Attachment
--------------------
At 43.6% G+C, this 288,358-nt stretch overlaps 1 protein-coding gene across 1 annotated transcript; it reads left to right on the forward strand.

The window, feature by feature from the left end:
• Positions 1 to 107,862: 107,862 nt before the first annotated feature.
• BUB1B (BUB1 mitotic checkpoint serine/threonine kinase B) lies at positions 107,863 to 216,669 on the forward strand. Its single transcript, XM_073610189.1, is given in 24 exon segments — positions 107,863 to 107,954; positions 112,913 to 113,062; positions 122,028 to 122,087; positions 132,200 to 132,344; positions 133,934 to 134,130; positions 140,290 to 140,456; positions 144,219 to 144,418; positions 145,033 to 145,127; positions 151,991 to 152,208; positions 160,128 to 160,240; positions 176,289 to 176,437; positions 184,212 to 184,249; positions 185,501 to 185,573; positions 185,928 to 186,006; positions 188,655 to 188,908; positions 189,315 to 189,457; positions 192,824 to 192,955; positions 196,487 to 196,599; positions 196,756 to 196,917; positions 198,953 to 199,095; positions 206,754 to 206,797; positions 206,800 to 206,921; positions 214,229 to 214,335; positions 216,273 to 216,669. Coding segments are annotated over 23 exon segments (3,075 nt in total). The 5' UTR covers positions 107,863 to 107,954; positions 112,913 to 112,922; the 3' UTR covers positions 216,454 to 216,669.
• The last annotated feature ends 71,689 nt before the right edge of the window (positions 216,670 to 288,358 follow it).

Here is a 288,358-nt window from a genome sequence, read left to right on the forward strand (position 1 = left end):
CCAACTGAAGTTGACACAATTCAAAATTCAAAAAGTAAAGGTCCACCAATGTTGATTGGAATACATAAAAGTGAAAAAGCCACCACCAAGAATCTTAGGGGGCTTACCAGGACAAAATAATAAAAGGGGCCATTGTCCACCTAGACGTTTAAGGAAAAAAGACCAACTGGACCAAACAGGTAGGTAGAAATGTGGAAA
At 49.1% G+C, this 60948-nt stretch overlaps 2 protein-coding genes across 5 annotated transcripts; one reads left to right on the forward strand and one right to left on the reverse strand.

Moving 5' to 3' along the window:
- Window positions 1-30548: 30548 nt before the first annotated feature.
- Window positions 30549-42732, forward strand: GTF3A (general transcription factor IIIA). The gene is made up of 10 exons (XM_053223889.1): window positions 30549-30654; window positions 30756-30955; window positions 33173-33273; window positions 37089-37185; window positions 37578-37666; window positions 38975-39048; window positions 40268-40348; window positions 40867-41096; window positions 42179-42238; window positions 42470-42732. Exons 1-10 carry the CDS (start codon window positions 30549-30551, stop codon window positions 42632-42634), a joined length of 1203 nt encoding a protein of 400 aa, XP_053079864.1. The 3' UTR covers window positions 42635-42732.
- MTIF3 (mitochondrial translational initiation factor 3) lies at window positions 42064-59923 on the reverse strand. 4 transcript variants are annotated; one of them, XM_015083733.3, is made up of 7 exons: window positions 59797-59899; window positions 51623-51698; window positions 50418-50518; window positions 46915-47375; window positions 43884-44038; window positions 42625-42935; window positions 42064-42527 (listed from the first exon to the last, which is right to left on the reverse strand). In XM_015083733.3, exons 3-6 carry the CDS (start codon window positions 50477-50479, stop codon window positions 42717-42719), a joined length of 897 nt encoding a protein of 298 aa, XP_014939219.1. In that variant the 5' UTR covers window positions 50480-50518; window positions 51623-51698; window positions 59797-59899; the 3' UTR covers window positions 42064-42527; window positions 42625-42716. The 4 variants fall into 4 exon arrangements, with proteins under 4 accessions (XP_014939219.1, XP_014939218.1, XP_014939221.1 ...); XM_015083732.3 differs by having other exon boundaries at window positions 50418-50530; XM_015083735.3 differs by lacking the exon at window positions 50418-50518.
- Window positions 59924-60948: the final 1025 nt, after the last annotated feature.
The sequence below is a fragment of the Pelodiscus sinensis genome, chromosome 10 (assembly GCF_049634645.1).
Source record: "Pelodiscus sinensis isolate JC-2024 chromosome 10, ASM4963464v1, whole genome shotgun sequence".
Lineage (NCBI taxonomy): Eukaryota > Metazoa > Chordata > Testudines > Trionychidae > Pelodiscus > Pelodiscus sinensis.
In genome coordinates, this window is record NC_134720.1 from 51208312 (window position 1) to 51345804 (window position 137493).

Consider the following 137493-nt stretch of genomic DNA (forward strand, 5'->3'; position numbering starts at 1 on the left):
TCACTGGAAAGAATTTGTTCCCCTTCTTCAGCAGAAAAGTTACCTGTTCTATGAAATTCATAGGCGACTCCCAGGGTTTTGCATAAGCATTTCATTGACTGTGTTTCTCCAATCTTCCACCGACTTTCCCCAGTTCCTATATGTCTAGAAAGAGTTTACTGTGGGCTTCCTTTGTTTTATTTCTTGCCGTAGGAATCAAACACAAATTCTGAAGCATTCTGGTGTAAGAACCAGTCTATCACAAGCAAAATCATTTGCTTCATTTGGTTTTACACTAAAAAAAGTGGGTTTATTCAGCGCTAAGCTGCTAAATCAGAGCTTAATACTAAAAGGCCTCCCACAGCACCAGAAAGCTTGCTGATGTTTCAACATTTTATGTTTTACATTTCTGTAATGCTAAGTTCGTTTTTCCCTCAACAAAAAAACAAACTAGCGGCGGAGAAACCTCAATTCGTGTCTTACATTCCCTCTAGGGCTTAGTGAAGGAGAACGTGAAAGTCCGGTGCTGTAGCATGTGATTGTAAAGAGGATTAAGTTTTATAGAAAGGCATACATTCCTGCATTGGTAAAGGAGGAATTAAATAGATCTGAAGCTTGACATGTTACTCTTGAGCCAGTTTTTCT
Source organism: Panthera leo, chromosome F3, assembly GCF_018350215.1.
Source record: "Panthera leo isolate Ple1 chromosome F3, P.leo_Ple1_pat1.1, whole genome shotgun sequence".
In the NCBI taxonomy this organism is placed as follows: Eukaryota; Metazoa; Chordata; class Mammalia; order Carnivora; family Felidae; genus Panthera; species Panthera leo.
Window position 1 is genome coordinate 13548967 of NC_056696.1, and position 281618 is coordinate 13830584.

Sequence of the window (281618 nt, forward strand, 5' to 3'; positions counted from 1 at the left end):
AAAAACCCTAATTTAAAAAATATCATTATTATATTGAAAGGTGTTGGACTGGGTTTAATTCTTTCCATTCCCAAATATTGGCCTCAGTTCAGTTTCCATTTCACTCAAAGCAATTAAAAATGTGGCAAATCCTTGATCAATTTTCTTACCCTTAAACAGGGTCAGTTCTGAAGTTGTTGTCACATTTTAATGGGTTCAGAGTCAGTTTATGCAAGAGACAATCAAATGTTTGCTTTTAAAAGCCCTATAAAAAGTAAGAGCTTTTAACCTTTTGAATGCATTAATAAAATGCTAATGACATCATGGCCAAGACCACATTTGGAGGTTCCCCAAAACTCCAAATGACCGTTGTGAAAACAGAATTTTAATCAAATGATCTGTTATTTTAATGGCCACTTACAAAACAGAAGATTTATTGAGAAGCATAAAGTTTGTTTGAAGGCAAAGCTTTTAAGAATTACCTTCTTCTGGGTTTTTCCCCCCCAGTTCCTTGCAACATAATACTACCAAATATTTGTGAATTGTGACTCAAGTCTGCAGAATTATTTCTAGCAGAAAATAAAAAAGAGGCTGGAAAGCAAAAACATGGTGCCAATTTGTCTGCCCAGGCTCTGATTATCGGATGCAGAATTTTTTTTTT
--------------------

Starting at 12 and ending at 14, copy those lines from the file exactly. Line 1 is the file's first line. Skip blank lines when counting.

- MTIF3 (mitochondrial translational initiation factor 3) lies at window positions 42064-59923 on the reverse strand. 4 transcript variants are annotated; one of them, XM_015083733.3, is made up of 7 exons: window positions 59797-59899; window positions 51623-51698; window positions 50418-50518; window positions 46915-47375; window positions 43884-44038; window positions 42625-42935; window positions 42064-42527 (listed from the first exon to the last, which is right to left on the reverse strand). In XM_015083733.3, exons 3-6 carry the CDS (start codon window positions 50477-50479, stop codon window positions 42717-42719), a joined length of 897 nt encoding a protein of 298 aa, XP_014939219.1. In that variant the 5' UTR covers window positions 50480-50518; window positions 51623-51698; window positions 59797-59899; the 3' UTR covers window positions 42064-42527; window positions 42625-42716. The 4 variants fall into 4 exon arrangements, with proteins under 4 accessions (XP_014939219.1, XP_014939218.1, XP_014939221.1 ...); XM_015083732.3 differs by having other exon boundaries at window positions 50418-50530; XM_015083735.3 differs by lacking the exon at window positions 50418-50518.
- Window positions 59924-60948: the final 1025 nt, after the last annotated feature.
The sequence below is a fragment of the Pelodiscus sinensis genome, chromosome 10 (assembly GCF_049634645.1).